I’d never thought of Tobias as a zealous Democrat (perhaps he wasn’t always; many thoughtful people have become aware how important Democratic victories are in this environment.)

As even the “mainstream media” have been painting such selectively dire word pictures of life in America today, I was pleased to read Tobias’s November 17, 2021, essay telling us all what we have to be grateful about now.

I’m reprinting it below, with my emphases in several places.


The Right Way To Think About What’s Going On
By Andrew Tobias

“Enough with the gloom and doom!

The stock market is at record highs.  Unemployment is near record lows.  Anyone who wants a job can get one.  Wages are rising.

Taxes are about to go up on the wealthy — whose talent, hard work, good luck, and inheritance we should celebrate — to help pay for massive, long overdue investments to revitalize our infrastructure, including the electric grid and more-widely-available broadband, and to lower health care costs and the cost of raising kids.

And to confront the climate crisis.

And to get the economic pendulum, so long swinging toward the uber-wealthy, swinging back somewhat.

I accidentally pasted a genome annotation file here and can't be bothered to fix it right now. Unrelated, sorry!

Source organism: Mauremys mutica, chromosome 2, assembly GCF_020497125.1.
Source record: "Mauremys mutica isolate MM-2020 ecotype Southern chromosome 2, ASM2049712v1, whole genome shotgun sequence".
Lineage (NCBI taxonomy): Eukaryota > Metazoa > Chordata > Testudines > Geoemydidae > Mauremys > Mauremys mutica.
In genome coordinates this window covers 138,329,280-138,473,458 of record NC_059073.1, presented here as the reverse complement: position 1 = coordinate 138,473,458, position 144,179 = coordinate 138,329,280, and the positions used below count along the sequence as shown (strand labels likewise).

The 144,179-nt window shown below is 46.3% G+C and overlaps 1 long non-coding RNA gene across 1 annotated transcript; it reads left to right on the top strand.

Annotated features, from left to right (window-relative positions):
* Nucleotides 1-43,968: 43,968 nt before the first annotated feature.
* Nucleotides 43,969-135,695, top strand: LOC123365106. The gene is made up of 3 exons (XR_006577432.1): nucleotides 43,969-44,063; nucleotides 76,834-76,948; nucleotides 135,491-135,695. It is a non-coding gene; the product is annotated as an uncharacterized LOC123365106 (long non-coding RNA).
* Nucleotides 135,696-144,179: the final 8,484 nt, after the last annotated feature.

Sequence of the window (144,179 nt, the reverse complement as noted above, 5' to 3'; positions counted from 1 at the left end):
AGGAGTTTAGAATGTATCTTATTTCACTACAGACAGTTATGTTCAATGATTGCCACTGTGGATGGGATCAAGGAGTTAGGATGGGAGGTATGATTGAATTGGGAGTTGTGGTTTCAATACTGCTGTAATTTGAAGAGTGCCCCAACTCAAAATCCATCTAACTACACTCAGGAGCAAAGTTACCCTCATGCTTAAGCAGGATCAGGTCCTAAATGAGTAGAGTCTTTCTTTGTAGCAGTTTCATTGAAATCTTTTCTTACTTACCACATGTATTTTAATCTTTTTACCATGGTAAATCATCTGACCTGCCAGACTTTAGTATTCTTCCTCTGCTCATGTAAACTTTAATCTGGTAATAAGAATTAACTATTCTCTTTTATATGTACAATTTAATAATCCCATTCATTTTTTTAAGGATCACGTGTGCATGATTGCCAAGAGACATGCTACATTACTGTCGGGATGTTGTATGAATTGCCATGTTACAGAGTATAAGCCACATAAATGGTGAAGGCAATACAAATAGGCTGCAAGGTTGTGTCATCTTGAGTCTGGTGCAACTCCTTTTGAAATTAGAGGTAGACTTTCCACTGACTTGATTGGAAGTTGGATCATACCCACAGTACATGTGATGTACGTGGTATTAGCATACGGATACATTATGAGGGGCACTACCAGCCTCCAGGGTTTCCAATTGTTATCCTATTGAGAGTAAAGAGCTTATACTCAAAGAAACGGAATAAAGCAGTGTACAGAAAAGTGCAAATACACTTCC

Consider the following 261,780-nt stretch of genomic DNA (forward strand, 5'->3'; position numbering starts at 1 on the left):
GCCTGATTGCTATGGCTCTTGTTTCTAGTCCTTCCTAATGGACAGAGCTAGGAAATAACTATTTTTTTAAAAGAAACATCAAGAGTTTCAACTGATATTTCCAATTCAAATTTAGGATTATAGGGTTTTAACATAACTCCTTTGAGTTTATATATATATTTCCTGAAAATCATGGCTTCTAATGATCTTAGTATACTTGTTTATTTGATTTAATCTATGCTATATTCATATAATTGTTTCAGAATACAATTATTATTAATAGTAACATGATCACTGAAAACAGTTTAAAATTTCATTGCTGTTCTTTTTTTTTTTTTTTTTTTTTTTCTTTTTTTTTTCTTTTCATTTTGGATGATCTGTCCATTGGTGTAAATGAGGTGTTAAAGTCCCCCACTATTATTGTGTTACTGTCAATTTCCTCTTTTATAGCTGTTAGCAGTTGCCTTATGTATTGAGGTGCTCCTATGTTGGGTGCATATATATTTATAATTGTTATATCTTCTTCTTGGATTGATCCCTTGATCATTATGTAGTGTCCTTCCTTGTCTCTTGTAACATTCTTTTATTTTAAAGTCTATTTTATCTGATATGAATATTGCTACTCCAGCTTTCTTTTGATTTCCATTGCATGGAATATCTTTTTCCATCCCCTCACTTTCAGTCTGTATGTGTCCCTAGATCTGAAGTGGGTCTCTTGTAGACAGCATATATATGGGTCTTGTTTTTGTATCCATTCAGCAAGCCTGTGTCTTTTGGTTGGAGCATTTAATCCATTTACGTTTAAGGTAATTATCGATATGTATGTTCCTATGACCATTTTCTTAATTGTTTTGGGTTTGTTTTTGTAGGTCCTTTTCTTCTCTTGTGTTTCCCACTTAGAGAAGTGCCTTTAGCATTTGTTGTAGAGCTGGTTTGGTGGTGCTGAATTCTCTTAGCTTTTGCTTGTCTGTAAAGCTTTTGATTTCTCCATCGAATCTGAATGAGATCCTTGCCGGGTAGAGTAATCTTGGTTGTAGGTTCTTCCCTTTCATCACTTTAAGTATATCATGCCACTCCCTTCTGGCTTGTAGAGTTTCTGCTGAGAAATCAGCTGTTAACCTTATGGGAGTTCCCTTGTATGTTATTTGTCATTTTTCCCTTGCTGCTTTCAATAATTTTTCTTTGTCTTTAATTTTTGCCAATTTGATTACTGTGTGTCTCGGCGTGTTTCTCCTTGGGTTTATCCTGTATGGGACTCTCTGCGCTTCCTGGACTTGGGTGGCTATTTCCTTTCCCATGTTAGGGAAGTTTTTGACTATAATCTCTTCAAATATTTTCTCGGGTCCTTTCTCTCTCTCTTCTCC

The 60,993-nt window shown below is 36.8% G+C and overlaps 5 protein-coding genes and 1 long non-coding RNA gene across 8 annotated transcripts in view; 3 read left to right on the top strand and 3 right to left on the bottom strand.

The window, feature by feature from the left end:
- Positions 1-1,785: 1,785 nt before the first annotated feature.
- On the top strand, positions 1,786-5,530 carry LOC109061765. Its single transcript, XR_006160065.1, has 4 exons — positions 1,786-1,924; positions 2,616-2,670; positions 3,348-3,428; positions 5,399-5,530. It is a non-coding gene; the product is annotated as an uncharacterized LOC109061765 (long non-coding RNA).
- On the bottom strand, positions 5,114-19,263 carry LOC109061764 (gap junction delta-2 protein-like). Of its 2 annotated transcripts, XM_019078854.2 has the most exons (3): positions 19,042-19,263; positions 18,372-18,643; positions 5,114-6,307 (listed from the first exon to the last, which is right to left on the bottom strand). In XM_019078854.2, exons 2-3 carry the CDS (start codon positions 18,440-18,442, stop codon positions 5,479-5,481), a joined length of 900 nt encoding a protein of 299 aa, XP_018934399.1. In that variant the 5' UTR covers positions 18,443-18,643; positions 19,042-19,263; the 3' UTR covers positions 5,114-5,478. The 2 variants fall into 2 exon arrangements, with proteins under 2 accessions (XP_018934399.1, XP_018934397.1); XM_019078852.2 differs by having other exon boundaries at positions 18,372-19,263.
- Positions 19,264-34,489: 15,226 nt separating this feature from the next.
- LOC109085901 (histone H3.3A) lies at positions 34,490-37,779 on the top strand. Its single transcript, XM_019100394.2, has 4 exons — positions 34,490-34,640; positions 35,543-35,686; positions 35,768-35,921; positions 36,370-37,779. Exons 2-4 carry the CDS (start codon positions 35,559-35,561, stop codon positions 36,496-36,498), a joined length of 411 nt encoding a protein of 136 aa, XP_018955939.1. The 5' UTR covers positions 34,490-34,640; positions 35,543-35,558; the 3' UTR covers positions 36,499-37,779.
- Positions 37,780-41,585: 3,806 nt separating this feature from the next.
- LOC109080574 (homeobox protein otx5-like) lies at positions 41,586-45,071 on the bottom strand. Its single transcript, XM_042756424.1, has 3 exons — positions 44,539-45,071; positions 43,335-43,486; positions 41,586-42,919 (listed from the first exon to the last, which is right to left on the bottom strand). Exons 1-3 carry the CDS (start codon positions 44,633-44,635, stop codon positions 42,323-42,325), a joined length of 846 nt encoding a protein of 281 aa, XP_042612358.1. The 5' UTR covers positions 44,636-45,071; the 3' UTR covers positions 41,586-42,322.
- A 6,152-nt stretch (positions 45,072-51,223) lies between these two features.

These are fantastic things.

We’ve ended our endless war in Afghanistan and evacuated 124,000 of those most at risk.

We’ve rejoined the Paris Accord and the community of nations, reestablished the dignity of the Presidency, reimposed ethical norms, restored the independence of the Justice Department, cut child poverty in half, vaccinated the majority of the country.

We’ve staved off autocracy, at least for now.

All sorts of terrible things are possible down the road — but it’s also possible the surprise will be on the upside.  Especially if we keep our heads down and keep at it.

After a time, fuel and food prices could fall.  Supply chain problems…could ameliorate (with help from the Administration wherever requested).

After a time, the truth about January 6 could come out — Liz Cheney and Adam Schiff are pretty tough cookies.

The disgraced former president might not run for reelection — or face a damaging primary if he does.  (See: Could Chris Christie and Liz Cheney Take Trump Down?)